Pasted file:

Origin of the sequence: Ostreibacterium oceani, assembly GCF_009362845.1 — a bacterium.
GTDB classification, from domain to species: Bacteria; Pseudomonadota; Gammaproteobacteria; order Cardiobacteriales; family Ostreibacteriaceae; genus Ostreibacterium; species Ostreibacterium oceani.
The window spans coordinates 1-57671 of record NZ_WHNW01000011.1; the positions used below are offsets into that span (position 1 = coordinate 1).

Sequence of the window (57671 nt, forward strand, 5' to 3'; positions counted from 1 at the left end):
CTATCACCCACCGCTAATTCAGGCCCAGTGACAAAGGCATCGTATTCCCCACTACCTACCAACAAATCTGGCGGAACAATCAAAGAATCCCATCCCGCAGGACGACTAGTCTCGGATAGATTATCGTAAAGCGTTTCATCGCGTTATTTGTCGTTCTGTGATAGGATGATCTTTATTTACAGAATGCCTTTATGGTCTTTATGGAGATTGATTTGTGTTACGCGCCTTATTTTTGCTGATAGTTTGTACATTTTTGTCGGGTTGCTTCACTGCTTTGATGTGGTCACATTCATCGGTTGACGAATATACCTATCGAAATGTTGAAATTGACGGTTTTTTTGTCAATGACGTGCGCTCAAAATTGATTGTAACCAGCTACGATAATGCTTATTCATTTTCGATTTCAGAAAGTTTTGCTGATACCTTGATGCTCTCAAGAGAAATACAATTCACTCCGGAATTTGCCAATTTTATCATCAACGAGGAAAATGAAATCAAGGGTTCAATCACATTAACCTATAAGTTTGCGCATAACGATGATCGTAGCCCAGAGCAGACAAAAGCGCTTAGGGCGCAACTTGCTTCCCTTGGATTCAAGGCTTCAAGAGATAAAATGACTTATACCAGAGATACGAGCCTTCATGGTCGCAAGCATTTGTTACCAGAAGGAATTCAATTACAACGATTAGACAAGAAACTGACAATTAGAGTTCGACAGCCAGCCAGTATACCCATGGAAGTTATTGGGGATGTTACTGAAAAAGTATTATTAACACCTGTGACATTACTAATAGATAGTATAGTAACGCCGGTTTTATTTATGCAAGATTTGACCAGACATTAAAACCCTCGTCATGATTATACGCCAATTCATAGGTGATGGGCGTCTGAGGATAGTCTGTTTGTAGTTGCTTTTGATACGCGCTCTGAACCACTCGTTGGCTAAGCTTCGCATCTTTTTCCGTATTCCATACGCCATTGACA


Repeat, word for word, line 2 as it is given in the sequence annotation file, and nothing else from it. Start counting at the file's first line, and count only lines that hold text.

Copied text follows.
GTDB classification, from domain to species: Bacteria; Pseudomonadota; Gammaproteobacteria; order Cardiobacteriales; family Ostreibacteriaceae; genus Ostreibacterium; species Ostreibacterium oceani.